The radiated wasteland of the first area in The Surge 2 wasn’t as interesting as the castles of Lordran or Lothric, but the developers definitely understand the value of levels that loop back around on themselves, creating shortcuts. It’s all a bit samey colour-wise, with a lack of distinguishing, iconic elements from room to room. But it does capture that sense of reaching a safe plateau when you realise you’ve opened a hidden door to your safe spot.
Plug and Play Implants
One of the coolest and most fitting aspects of NieR:Automata was the customisability of its HUD. Slotting in a few components would allow you a set of controls usually reserved for game menus — enemy health bars, noise meters, you name it. Fitting, given you’re an android.
There’s a lite version of this in The Surge 2, and it’s very welcome — even if it’s just to serve as a tutorial for the combat’s more nuanced aspects. Slot in one implant and you’ll see enemy health bars as well as poise bars. Slot in another, and an indicator will show you which direction incoming attacks come from. All the better to parry them with — though these “educational” implants cost a lot of space, so we get the feeling they’re intended to be replaced quickly. Players will want to learn those enemy movesets to parry them without training wheels, and slot in some more advanced implants.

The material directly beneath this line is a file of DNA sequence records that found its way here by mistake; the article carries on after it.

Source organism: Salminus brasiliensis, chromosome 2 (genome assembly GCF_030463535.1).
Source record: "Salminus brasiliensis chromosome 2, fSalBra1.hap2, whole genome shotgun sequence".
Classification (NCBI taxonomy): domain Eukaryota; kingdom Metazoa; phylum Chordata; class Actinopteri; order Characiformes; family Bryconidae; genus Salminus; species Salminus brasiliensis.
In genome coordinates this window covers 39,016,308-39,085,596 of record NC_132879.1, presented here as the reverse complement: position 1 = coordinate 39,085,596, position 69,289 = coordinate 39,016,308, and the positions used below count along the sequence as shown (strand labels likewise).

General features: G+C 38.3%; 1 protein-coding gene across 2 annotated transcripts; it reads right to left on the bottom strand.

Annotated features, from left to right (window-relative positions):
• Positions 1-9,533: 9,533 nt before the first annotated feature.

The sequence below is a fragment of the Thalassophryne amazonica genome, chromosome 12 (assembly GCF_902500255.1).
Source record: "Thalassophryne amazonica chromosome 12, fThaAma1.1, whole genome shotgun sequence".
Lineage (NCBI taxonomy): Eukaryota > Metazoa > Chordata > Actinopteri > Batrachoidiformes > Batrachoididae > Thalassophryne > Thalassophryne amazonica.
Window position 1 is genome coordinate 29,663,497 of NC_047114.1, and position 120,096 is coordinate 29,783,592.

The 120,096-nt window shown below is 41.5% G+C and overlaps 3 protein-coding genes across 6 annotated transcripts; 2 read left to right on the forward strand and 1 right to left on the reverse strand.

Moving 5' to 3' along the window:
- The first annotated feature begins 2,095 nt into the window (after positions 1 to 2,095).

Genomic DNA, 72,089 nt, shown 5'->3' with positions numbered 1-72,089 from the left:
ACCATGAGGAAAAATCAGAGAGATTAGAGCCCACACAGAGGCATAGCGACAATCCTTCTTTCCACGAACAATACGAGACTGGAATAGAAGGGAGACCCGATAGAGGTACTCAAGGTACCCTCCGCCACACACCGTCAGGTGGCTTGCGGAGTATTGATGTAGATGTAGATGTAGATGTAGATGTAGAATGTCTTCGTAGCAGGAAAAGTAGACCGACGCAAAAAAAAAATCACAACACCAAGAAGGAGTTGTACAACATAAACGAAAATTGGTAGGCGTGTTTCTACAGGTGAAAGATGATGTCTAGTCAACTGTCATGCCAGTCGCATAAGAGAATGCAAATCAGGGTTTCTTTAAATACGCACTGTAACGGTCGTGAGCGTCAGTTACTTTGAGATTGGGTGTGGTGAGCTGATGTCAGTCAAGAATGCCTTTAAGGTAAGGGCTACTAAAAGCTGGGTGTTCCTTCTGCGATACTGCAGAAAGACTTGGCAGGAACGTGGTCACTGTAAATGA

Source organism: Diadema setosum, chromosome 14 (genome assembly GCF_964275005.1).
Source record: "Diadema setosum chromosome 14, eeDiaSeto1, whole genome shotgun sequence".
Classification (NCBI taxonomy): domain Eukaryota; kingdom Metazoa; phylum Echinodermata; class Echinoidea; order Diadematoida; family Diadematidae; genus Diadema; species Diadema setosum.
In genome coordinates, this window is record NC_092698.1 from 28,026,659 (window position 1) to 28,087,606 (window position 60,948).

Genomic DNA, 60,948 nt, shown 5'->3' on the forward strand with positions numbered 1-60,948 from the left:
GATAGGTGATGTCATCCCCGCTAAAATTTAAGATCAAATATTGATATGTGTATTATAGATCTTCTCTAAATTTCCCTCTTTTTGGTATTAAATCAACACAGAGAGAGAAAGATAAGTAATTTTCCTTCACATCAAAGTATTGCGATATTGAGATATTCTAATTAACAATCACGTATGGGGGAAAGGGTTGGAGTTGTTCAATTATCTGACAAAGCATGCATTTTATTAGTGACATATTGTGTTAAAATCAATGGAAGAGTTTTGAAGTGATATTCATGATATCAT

There are lots of interesting decisions to be made though. It’s a simpler system than any Souls game overall but we spotted some fun opportunities, such as a component that increases damage to enemies while the player is poisoned. This could be combined with various “slow heals” to compensate for the poison, though this may sacrifice your quick heals. The Surge 2 loves playing with risk/reward, and it’s doing it well.
Our final battle was with a high-level member of a religious cult, and after losing the first battle we were intrigued to find he wasn’t in the same spot. What does that mean for attacking NPCs, we wonder? Are there different rewards for winning in the first encounter? Are there story implications?
One thing we’re certain of, is The Surge 2 is looking strong enough for us to dive back into the full version to find out.